But I saw the thing, and thought that even if I couldn't go, I could and should still mention the event to my Facebook friendslist, in case they wanted to, and actually could go. So I linked it.

(I don't like to use Facebook's event invitation thing because, well, Facebook's invitation thing. It works well when you have a specific event that you're going to that you'd like specific others to go to, and you know they're likely to be able to make it. It works rather less well when it's an allcall for something you're not going to, and you don't have any expectation of particular people who will be able to or want to do that.)

I figured that it was a worthy enough cause that I was willing to support it by lending my good name to promoting it. I am at least reasonably picky about the things I will promote. I use my social networks for myself, and since I've unfollowed people who are a nonstop barrage of Worthy Causes if those causes are not of interest to me at that volume, I try and take care that I do not expend my social capital carelessly.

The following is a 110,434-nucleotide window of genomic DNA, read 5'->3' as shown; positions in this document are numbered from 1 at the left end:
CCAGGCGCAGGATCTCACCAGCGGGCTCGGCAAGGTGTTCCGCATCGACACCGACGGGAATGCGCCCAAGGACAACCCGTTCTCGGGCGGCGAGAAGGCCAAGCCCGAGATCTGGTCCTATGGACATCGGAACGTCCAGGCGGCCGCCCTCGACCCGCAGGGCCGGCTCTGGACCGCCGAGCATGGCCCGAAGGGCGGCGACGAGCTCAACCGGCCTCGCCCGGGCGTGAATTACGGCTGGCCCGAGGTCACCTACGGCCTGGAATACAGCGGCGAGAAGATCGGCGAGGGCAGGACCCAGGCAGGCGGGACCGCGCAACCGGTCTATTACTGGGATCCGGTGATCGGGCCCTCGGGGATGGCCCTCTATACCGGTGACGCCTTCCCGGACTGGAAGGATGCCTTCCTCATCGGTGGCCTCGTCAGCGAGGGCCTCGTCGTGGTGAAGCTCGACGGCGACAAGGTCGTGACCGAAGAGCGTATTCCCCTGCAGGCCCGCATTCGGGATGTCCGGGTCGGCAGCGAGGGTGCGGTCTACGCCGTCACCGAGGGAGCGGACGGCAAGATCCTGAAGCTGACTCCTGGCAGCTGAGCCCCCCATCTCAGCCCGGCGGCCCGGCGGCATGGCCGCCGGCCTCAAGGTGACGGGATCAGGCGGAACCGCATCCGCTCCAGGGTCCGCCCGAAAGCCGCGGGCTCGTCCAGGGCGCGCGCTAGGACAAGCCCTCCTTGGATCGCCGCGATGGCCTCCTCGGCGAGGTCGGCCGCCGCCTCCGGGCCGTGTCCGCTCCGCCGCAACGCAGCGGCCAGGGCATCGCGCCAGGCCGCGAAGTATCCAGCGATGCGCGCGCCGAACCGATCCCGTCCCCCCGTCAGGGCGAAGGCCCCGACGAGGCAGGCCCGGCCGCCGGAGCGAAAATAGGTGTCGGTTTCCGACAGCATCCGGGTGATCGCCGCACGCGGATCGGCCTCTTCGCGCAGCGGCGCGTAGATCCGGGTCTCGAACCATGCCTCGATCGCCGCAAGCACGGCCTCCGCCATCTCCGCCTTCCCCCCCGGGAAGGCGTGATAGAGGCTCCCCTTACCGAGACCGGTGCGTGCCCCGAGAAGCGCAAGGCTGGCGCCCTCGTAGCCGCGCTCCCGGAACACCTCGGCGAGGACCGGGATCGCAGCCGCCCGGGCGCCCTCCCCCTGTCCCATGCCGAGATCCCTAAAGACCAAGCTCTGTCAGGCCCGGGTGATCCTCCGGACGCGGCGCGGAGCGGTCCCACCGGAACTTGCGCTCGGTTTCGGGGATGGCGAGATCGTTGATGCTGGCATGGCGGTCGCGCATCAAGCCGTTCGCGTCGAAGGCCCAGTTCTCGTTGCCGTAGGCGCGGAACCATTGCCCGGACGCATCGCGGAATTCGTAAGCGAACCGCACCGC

And then, since there were specific people, as well as general people, that I wanted to see at Folsom, and because the best way to get in touch with them is sometimes Facebook, I did what I set out to do -- made a filtered post saying what my Sunday plans were, tagging one specific person who I particularly wanted to see there.

I woke up to see that the person who'd pointed out the QUILTBAG event had posted a really snippy little status update, immensely dismissive of the Folsom Street Fair and the people who would prioritize it over a fundraising event for an AWESOME GAY CAUSE. If ever there was something designed to make me flip my switch, that was it.

Folsom is community-building. Folsom is visible. Folsom is not everybody's cup of tea; Folsom may be actually pretty fucking mundane as far as some people are concerned. On the internet, I can point to a good handful of things off the top of my head that are probably more kinky than lots of bits of Folsom, or at least would alarm the average vanilla sort who hasn't been exposed to the non-vanilla particularly much.

It is probably more concentrated kink in one place than my mother has ever been exposed to. Just Googling it might possibly scar her for life. But -- and this is important -- I went to it, got half-naked (well, that was last year) -- and I came home happy, and I came home realizing that there was at least one public crowded event out there that crazy agoraphobic me could attend and feel stone safe.